I felt like these stories combined presented a really thorough exploration of strength and power — many sides of it. Is that something you wanted to do?
I think that's also really interesting — what makes a person powerful? Is it physical power, is it a clever mind, a position of wealth or authority? What is it that gives people power? That's interesting to think about.
There's a lot of weightlifting. I've done a fair amount of it, and there's something really satisfying about going to the gym and lifting weights. It's almost like needing that, needing some kind of physical push, especially as a teacher. I mean, what do people expect teachers to be like? I'm probably my most...I don't know, thuggish when I'm around other teachers or in other intellectual situations. Maybe I think it's almost too soft.
Another thing I thought was interesting, particularly in the threads that talk about wrestling, was this portrait of male body image that you don't often see — we hear about it in girls, but less so with boys. Could you talk a little more about that?
I wrestled for seven or eight years of my life, and there's no doubt that as a wrestler, you're worrying about your weight and fat, and it gives me some sympathy as a person to think about that. I think it messed up my eating habits for life. .... I don't want to say it's a kind of bingeing thing; it's a sense of, 'Wow, I can really eat this food.'
I've also gone thought a period of the last couple of years, I've had to lose a fair amount of weight to do (the one-man performance poetry show “Wrestle the Great Fear”). And I think males do think about it, even more now than they used to. The males that I have now are concerned about body image in a way they weren't 25 years ago.
I know this book was written for boys, but there's no law that says girls can't read it too — what do you think they will think when they do?
There's sort of been this strange dynamic in Ann Arbor: I write all these poems, and I try to reach these males, and then we get all these girls on the poetry team. (Laughs). It's my hope that the book will gather a general readership beyond males and even beyond high school, but that there's also an opportunity to gain some insight into some of the psychological struggles that sometimes males have.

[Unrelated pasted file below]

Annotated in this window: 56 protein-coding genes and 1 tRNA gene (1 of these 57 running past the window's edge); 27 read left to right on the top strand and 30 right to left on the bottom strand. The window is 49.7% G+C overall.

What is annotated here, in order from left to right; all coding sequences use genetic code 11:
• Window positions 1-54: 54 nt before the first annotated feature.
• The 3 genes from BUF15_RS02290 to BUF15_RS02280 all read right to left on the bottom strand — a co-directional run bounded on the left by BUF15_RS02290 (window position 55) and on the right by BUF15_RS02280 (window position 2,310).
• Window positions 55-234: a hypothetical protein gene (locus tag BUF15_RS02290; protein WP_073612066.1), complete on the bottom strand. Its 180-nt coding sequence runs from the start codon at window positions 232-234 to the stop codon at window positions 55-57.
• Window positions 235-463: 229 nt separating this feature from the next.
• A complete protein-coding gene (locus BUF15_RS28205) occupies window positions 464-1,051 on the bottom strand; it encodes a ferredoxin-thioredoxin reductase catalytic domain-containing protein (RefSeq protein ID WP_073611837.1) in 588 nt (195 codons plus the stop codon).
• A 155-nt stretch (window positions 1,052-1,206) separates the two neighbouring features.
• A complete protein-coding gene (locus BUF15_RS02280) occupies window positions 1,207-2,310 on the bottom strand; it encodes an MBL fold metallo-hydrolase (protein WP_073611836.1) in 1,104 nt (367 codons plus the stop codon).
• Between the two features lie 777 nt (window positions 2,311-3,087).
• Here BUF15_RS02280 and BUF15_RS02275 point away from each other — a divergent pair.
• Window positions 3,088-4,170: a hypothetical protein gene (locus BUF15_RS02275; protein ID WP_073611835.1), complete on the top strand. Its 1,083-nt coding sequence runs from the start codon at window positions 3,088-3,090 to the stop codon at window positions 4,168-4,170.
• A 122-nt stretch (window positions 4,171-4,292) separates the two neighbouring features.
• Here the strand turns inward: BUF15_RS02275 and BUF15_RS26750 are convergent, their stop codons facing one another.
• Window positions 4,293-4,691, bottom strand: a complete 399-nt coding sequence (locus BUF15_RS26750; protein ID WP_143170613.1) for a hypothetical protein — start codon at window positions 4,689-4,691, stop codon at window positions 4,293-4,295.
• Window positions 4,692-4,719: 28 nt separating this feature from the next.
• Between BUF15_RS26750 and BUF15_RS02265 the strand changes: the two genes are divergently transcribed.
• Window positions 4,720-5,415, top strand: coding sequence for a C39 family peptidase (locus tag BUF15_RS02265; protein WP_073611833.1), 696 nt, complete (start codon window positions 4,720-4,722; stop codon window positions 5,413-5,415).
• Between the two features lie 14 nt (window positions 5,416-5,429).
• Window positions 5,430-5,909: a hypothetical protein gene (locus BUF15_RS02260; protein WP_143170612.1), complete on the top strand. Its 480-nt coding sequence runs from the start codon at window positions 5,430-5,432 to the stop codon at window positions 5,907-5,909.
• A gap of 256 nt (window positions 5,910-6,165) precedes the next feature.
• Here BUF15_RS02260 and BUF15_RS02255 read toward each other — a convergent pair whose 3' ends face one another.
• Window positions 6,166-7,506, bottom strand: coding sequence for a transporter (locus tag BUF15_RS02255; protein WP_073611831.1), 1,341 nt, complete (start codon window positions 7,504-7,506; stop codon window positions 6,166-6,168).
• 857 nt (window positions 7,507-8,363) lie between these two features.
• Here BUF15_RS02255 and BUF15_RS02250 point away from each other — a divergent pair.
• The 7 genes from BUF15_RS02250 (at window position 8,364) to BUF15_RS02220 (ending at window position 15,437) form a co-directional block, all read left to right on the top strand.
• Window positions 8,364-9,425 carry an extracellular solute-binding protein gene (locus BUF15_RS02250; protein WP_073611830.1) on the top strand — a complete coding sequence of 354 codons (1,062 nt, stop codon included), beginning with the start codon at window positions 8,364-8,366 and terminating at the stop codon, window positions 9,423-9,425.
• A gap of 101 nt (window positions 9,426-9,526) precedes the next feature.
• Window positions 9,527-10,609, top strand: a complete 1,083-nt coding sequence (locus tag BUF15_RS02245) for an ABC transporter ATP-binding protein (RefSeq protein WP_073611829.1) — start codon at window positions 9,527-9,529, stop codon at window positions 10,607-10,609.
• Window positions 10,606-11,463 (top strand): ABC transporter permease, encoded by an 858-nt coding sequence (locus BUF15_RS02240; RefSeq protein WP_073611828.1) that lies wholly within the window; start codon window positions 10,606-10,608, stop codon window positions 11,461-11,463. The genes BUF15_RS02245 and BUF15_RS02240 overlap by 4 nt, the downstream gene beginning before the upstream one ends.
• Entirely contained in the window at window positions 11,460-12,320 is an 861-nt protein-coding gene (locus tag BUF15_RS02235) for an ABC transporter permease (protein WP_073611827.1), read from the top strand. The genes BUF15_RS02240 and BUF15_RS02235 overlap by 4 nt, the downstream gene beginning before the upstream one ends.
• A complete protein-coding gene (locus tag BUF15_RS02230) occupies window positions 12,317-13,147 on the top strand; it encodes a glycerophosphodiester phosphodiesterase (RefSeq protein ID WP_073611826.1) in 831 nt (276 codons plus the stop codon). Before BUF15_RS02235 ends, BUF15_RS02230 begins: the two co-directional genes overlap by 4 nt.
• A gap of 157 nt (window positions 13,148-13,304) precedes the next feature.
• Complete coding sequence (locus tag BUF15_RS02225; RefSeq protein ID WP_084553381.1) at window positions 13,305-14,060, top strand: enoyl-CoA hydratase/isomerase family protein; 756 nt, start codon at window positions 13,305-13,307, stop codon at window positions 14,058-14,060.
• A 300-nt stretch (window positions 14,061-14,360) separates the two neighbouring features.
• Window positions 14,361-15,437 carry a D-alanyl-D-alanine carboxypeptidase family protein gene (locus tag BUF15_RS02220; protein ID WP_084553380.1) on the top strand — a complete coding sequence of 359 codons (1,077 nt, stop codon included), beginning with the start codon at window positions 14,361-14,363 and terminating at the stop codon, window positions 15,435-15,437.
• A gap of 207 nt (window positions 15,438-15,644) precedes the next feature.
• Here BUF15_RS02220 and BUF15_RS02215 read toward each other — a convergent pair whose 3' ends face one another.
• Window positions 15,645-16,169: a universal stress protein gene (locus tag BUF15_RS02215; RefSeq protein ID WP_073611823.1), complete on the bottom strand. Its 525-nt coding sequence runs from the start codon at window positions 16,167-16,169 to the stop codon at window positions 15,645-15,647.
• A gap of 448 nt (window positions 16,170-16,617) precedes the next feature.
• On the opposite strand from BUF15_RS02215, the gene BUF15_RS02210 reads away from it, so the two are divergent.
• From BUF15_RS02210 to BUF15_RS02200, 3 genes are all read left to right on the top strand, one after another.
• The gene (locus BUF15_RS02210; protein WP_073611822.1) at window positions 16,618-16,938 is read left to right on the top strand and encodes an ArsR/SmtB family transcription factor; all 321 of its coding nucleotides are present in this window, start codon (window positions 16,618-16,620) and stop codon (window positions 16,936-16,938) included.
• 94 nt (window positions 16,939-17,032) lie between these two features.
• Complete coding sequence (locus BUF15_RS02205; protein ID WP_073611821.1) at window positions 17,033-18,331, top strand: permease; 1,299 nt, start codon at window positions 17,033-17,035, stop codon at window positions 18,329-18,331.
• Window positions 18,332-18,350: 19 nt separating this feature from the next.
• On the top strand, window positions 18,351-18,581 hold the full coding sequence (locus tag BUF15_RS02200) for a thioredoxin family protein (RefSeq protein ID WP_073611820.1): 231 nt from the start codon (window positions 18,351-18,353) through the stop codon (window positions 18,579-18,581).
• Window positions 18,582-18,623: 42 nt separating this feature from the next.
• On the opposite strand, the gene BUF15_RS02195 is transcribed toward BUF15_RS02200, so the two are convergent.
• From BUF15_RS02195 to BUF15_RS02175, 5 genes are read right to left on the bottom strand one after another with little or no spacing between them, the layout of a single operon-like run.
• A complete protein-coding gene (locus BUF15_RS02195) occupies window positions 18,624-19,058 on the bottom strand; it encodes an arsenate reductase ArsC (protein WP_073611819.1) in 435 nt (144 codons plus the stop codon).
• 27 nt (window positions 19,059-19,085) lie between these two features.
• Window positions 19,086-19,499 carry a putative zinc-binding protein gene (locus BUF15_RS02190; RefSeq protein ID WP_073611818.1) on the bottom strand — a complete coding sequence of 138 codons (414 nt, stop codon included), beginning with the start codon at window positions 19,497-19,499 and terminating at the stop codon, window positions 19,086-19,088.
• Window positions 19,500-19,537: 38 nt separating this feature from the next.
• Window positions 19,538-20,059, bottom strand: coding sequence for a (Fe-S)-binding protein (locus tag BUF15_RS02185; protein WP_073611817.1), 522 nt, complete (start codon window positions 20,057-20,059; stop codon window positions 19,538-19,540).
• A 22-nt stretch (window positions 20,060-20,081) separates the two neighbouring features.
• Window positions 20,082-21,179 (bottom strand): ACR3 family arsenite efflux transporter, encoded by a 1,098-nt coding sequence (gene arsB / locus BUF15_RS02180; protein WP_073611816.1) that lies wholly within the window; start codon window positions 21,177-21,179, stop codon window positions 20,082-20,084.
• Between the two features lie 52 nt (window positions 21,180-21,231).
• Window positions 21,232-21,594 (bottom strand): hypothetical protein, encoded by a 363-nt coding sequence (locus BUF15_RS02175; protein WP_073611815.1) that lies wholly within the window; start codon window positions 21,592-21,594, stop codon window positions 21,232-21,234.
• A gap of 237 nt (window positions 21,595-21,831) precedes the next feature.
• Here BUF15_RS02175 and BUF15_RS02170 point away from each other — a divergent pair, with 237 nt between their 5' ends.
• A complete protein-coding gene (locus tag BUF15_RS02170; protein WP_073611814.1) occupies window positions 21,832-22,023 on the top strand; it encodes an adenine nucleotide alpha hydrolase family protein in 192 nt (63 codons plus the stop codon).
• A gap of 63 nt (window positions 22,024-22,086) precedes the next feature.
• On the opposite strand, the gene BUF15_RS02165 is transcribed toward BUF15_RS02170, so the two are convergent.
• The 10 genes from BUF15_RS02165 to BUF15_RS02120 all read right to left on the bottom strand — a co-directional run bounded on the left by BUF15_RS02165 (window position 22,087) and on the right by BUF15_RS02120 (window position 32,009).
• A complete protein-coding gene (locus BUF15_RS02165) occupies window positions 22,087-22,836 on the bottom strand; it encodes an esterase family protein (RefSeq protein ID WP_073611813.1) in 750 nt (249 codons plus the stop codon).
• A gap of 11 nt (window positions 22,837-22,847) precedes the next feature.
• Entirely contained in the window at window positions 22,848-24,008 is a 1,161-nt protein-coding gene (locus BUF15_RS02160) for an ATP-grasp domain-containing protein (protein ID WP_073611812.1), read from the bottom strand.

Sometimes that gets short shrift in our schools. We know there are lots of pressures in females in body images and such, and we don't think so much about the pressures on males. But I think that this is real. I'm hoping that when females read this that females will help them find their own voices.
I was struck by the many ways in which girls were objects — things to (sleep with), measures of comparison between boys, an excuse to rage around. I came away, frankly, a little shaken, but I can't tell if there's truly something heartbreaking here, or if 15 years of feminism is making it hard for me to read this correctly, or if this is simply a named truth that I don't see as a girl. Could you talk more about that?
I think on some level, that's one of the more negative aspects of the knuckleheadedness, and I wanted to create some characters who weren't enlightened, sensitive males. You know, some of the younger characters don't have any sense of females at all, and you look at some of the older characters who haven't changed at all.
There are a couple of passages where I'm hoping that changes a little bit, especially toward the end. Most of these males, at the point that these stories take place, haven't quite figured it out. They might be trying — and some are trying harder than others — but they haven't figured it out.
What's next for you?
I am really excited to be working with Dzanc. I like the fact that they're a Michigan press who makes national inroads, and they also have this real philosophical attitude toward literary culture. They have writers in schools and lots of support systems for emerging writers, and I'm excited to be part of what they're doing. I'm going to try and take this book about and do some readings in Chicago and on the west coast.
The next thing I'm working on is a new poetry manuscript, and I've been working on a novel for about 10 years about being a teacher called “Those Who Can't.” And I'm working with (the Neutral Zone's student-run publishing company) Red Beard Press on a 'how to teach creative writing' manual with Scott Beal, so we'll be doing a workshop for them this summer.
I'm much happier when I have things like that working. It helps me keep my mind fresh and sharp and going.
Note: This article has been updated to reflect the correct date for the event below.
The Neutral Zone hosts a release party for "Knuckleheads" at 7 p.m. on Thursday, March 31. Admission is free.
Leah DuMouchel is a freelance writer who covers books for AnnArbor.com.